When you start focusing on more pleasant things, you worry less about unpleasant creatures and it takes away from the negative emotions. Your pleasure place should be one filled with happiness and relaxation, but it doesn't always have to be that way.

Shifting your focus could mean thinking about something else like a person, a location, or a task/chore that needs to get accomplished. Any shift away from the arachnophobia should drain some of the poison away.


1. Condition Your Fear

What does this mean?

It means changing your conditioned behavior to fear spiders by introducing new elements into your phobia. People have been conditioned to get scared of different things because they've been programmed to do so for a while, so you must learn to reorganize your thought process.

For example whenever you see an image of a spider or an actual spider, try associating it with an item that makes you feel good like food. Have your favorite food included with the image to make your mind gradually associate the unpleasant stimulus with a pleasant food item.

I know it sounds silly, but your mind is capable of reorganizing and molding through various methods. It's kind of the way CBT(cognitive behavioral therapy) works and why therapy has been heralded as successful for many years.

Self-help tips represent your own therapy sessions and while these tips may not work for everyone, I feel at least one of them can work for many if practiced correctly.

Your Thoughts!

How would you cope with a phobia?

See results


    0 of 8192 characters used
    Post Comment
    • Chriswillman90 profile imageAUTHOR

      Krzysztof Willman 

      5 years ago from Parlin, New Jersey

      That's a relief I'm sure. I'm more terrified of the smaller ones personally even if they might be the most harmless.

    • peachpurple profile image


      5 years ago from Home Sweet Home

      luckily our country don't have such scary spiders. Only the little brown or black ones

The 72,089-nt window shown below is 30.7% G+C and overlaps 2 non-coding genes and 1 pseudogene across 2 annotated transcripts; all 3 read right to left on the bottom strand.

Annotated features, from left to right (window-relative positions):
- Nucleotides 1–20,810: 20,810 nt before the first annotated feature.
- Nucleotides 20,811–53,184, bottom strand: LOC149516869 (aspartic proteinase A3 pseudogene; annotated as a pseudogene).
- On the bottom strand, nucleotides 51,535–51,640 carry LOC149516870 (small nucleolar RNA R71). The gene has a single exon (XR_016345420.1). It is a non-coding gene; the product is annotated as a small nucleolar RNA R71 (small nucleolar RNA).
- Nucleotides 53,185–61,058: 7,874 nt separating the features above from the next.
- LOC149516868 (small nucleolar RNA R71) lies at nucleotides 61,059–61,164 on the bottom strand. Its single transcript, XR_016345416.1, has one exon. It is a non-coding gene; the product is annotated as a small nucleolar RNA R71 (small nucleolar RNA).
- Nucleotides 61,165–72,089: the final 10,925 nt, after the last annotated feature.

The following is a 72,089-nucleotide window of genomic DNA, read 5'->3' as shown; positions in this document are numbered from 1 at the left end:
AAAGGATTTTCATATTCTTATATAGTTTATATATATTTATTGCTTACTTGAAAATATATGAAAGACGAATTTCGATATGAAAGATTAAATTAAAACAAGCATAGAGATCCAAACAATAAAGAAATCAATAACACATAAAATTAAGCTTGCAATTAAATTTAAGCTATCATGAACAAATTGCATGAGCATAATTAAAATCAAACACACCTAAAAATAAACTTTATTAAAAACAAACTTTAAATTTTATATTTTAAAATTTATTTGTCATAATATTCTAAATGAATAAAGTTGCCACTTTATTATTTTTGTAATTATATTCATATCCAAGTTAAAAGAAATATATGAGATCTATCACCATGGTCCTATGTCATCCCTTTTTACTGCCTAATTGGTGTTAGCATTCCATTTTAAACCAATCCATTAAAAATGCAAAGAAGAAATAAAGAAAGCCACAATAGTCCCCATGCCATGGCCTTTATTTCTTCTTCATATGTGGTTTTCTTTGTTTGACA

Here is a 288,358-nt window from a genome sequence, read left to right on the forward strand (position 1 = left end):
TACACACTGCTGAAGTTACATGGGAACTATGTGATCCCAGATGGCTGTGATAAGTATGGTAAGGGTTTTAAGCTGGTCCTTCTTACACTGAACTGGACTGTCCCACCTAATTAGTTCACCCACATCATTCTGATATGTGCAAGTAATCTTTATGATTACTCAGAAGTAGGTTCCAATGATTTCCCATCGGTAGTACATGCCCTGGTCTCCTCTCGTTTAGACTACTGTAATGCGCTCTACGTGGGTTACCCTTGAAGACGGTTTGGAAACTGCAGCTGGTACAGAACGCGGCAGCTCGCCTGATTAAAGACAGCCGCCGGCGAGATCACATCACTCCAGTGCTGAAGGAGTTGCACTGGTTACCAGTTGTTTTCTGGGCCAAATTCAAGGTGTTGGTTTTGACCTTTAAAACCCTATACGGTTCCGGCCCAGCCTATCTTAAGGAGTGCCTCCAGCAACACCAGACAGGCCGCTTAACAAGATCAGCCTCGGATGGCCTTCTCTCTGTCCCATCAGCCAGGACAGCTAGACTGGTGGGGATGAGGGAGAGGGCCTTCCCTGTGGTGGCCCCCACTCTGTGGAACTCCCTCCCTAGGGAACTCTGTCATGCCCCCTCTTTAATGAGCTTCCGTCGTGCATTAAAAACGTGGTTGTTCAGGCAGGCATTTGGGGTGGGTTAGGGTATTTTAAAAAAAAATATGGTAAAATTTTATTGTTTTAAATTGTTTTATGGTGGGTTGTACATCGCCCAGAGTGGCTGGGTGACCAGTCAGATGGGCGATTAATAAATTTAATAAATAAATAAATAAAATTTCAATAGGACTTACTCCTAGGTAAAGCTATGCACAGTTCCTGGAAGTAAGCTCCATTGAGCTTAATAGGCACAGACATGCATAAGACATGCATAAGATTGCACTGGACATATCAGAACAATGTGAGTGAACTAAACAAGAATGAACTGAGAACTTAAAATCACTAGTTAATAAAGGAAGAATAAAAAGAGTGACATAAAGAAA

This website uses cookies

    As a user in the EEA, your approval is needed on a few things. To provide a better website experience, uses cookies (and other similar technologies) and may collect, process, and share personal data. Please choose which areas of our service you consent to our doing so.

    For more information on managing or withdrawing consents and how we handle data, visit our Privacy Policy at:

    Show Details
    HubPages Device IDThis is used to identify particular browsers or devices when the access the service, and is used for security reasons.
    LoginThis is necessary to sign in to the HubPages Service.
    Google RecaptchaThis is used to prevent bots and spam. (Privacy Policy)
    AkismetThis is used to detect comment spam. (Privacy Policy)
    HubPages Google AnalyticsThis is used to provide data on traffic to our website, all personally identifyable data is anonymized. (Privacy Policy)
    HubPages Traffic PixelThis is used to collect data on traffic to articles and other pages on our site. Unless you are signed in to a HubPages account, all personally identifiable information is anonymized.
    Amazon Web ServicesThis is a cloud services platform that we used to host our service. (Privacy Policy)
    CloudflareThis is a cloud CDN service that we use to efficiently deliver files required for our service to operate such as javascript, cascading style sheets, images, and videos. (Privacy Policy)